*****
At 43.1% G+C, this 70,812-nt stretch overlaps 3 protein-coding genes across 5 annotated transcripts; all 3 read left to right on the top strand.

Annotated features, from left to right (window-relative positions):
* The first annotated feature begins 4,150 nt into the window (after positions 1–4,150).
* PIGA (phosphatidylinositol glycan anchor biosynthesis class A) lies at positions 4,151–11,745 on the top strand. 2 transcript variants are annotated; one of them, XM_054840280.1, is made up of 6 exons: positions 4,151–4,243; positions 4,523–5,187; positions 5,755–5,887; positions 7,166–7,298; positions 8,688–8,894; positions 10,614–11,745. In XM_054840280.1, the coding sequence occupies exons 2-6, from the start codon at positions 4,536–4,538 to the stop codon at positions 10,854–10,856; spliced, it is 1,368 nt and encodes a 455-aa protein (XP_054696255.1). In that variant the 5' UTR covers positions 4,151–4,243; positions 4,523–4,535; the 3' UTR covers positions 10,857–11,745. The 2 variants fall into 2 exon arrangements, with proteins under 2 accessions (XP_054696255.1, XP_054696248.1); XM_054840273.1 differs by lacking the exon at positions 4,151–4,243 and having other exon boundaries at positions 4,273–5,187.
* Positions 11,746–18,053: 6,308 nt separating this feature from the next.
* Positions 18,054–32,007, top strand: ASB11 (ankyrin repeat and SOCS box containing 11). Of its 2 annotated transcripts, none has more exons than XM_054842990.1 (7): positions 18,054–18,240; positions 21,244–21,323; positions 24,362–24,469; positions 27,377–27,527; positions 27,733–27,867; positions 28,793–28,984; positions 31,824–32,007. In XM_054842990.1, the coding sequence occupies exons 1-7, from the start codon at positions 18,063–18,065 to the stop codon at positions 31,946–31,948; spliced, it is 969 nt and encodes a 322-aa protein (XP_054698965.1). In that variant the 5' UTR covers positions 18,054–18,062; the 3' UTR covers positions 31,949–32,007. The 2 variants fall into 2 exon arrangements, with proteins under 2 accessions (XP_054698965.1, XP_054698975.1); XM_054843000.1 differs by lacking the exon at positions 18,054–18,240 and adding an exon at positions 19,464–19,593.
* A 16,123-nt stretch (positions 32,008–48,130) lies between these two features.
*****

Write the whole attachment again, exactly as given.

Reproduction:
At 43.1% G+C, this 70,812-nt stretch overlaps 3 protein-coding genes across 5 annotated transcripts; all 3 read left to right on the top strand.

Annotated features, from left to right (window-relative positions):
* The first annotated feature begins 4,150 nt into the window (after positions 1–4,150).
* PIGA (phosphatidylinositol glycan anchor biosynthesis class A) lies at positions 4,151–11,745 on the top strand. 2 transcript variants are annotated; one of them, XM_054840280.1, is made up of 6 exons: positions 4,151–4,243; positions 4,523–5,187; positions 5,755–5,887; positions 7,166–7,298; positions 8,688–8,894; positions 10,614–11,745. In XM_054840280.1, the coding sequence occupies exons 2-6, from the start codon at positions 4,536–4,538 to the stop codon at positions 10,854–10,856; spliced, it is 1,368 nt and encodes a 455-aa protein (XP_054696255.1). In that variant the 5' UTR covers positions 4,151–4,243; positions 4,523–4,535; the 3' UTR covers positions 10,857–11,745. The 2 variants fall into 2 exon arrangements, with proteins under 2 accessions (XP_054696255.1, XP_054696248.1); XM_054840273.1 differs by lacking the exon at positions 4,151–4,243 and having other exon boundaries at positions 4,273–5,187.
* Positions 11,746–18,053: 6,308 nt separating this feature from the next.
* Positions 18,054–32,007, top strand: ASB11 (ankyrin repeat and SOCS box containing 11). Of its 2 annotated transcripts, none has more exons than XM_054842990.1 (7): positions 18,054–18,240; positions 21,244–21,323; positions 24,362–24,469; positions 27,377–27,527; positions 27,733–27,867; positions 28,793–28,984; positions 31,824–32,007. In XM_054842990.1, the coding sequence occupies exons 1-7, from the start codon at positions 18,063–18,065 to the stop codon at positions 31,946–31,948; spliced, it is 969 nt and encodes a 322-aa protein (XP_054698965.1). In that variant the 5' UTR covers positions 18,054–18,062; the 3' UTR covers positions 31,949–32,007. The 2 variants fall into 2 exon arrangements, with proteins under 2 accessions (XP_054698965.1, XP_054698975.1); XM_054843000.1 differs by lacking the exon at positions 18,054–18,240 and adding an exon at positions 19,464–19,593.
* A 16,123-nt stretch (positions 32,008–48,130) lies between these two features.